Highland Park has introduced its 15-year-old limited-edition Loki, while three new colours (ruby, sienna and amber) have been added to the gold in the Macallan 1824 series. In addition, Tamdhu has also released its first single malt under the new owners.
Changes at Laphroaig, however, despite recognising that not everyone loves smoke and peat, have stayed loyal to its traditional and highly distinctive flavours. Almost as a re-affirmation of its dedication to that style, the split between the ‘head’ and the ‘middle cut’ at Laphroaig remains later than in almost any other distillery, making the results smokier and richer.
The successors at Laphroaig to the far-sighted Ian Hunter and Bessie Williamson have made subtle but shrewd changes to how the business works. Slightly different whiskies now take their place behind the original range and the visitor experience has been enhanced – Laphroaig’s was recently declared the best distillery tour in the independent Drammie Awards for the second successive year.
I joined its four-hour Water to Whisky Tour, which takes you to the water source at Kilbride Loch for a picnic lunch and, of course, a dram. The next stop is to cut some peat. This provides a demonstration of why moss and heather components are often reflected in the whisky. Finally, at the distillery, you inspect the malting floor, stoke the fire and select a whisky from three casks that you will put into a 250ml bottle to take home – all for £79.
Tasting the whiskies, it is surprising how quickly your taste buds skip the peatiness and focus on the other flavours. Inevitably, we started with Laphroaig 10 Year Old (£30-35). Its intense ozone flavours jump out straight away but soon give elbow room to a quite gentle sweetness and touches of aniseed that are made significantly smoother when several drops of water are added.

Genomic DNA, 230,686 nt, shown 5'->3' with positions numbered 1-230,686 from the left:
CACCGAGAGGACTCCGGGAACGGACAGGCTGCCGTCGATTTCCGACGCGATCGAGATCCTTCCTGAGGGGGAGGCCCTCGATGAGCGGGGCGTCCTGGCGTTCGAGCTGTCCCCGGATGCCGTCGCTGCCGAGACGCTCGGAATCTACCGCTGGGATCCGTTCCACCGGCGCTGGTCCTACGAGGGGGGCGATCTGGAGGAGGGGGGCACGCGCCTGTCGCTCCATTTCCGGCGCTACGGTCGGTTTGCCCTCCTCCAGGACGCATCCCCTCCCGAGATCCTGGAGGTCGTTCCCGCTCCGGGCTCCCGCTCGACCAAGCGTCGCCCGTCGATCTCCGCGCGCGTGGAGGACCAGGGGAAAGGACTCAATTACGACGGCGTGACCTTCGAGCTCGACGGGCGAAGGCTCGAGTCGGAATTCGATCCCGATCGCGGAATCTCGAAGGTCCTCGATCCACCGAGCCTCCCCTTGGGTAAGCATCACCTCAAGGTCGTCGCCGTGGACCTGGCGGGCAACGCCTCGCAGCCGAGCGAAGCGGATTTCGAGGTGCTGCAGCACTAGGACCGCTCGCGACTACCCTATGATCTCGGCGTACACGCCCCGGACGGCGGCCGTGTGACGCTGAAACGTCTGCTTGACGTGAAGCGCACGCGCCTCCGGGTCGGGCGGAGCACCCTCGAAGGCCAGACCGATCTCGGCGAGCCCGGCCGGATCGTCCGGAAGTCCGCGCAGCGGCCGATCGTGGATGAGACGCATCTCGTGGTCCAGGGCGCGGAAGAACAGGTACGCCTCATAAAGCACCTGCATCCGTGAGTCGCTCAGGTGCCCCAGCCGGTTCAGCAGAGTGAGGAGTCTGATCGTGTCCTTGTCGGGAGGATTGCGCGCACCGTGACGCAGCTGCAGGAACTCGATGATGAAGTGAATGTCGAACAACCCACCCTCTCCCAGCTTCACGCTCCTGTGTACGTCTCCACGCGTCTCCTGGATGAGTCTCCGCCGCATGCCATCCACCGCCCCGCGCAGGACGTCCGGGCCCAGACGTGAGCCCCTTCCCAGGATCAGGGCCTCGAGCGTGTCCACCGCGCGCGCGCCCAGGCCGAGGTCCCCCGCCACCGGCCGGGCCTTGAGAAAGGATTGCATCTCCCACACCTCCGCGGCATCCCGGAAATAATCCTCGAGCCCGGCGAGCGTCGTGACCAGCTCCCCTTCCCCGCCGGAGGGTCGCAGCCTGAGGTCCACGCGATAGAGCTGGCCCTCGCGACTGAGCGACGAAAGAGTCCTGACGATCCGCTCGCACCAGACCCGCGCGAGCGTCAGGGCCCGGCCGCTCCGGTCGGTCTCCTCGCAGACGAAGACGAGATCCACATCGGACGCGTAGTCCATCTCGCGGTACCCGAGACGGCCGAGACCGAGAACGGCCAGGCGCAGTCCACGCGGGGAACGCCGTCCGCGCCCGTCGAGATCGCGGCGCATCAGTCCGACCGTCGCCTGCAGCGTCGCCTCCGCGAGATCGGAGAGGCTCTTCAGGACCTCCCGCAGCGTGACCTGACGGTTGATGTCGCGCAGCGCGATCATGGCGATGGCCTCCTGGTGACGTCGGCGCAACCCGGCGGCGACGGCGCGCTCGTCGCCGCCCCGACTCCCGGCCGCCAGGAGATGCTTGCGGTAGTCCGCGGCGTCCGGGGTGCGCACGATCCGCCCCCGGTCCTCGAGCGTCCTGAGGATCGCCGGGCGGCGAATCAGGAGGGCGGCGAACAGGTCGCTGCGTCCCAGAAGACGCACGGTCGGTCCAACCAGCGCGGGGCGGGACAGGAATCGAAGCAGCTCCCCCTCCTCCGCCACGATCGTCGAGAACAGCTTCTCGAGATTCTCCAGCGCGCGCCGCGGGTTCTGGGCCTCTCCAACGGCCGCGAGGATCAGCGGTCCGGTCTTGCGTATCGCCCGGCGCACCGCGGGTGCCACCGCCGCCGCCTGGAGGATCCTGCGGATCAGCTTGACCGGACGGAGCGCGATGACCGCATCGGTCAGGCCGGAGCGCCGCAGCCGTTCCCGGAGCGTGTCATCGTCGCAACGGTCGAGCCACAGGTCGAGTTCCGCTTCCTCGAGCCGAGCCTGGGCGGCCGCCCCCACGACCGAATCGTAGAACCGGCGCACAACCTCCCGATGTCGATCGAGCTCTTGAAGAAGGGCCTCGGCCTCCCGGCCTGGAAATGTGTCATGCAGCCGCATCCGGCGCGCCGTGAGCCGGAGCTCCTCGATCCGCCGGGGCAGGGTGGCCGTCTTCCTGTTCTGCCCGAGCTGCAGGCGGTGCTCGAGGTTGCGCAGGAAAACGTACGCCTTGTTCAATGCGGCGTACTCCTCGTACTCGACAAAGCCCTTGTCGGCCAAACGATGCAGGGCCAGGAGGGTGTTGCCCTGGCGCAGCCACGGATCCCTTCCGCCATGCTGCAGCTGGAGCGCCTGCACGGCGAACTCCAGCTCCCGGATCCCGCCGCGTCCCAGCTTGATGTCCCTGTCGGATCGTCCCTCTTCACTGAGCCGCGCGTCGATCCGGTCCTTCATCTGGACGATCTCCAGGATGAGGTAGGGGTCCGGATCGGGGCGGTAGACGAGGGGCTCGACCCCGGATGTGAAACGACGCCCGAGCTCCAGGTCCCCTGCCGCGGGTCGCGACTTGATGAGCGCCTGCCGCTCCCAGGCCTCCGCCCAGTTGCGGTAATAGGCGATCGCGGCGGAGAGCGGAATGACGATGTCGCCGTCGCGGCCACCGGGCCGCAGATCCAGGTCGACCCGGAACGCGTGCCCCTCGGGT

The next step was Laphroaig 18 Year Old (around £70) which is higher in alcohol (at 48 per cent) and has similarly sweetish undertones but these surface earlier, giving honey touches on the nose. It is a powerful whisky with soft butterscotch flavours but, with water, a saltiness also comes through.
Laphroaig 25 Year Old (from £300) brings together whisky from sherry and bourbon casks. Even from the nose, the flavours are quite different. The initial dried fruit yields to intense peat quite quickly before merging into marmalade flavours with a whisper of white pepper.
Variations to customary Laphroaig characteristics have been developed to accommodate a broader range of tastes. Laphroaig Quarter Cask (£35-40), for example, is inspired by the small casks used in the days of horseback. The greater ratio of wood to spirit adds mellowing vanilla, banana and brioche complexity without eliminating the contribution of sweet spices.
Finally, yet further refinements are found in Laphroaig Triple Wood (£45+), where maturation takes place first in American oak, then in quarter casks and ultimately in oloroso sherry casks. Tropical fruit, liquorice and raisin touches emerge first, with creamier elements coming next. When water is added, the peat starts to re-assert itself.
When nature has given your whisky a peaty richness, you celebrate it. However, life on Scottish islands puts resourcefulness into your DNA, and it is great to see that Laphroaig has embraced adaptations.
2012 Seifried Estate Nelson Pinot Grigio South Island, New Zealand, 13.5 per cent
This shows how good pinot grigio can be, offering all the floral influences you expect but with depth (courtesy, I imagine, of its time on lees) and the rounded orange fruit that is given a nice burst of sherbet lemon acidity as a counterbalance. £8.99 (down from £9.99 until 30 June), M&S
2012 Finest Kulapelli Cabernet Sauvignon Carmenere Maipo, Chile, 13.5 per cent
A surprisingly light 70 per cent cabernet blend but attractively soft and very smooth. Enjoy in particular the rich, ripe cherry and plum fruit of this vintage, enhanced by fresh acidity and given a final flourish by its minty undertones. £6.99 (down from £8.99 until 16 June), Tesco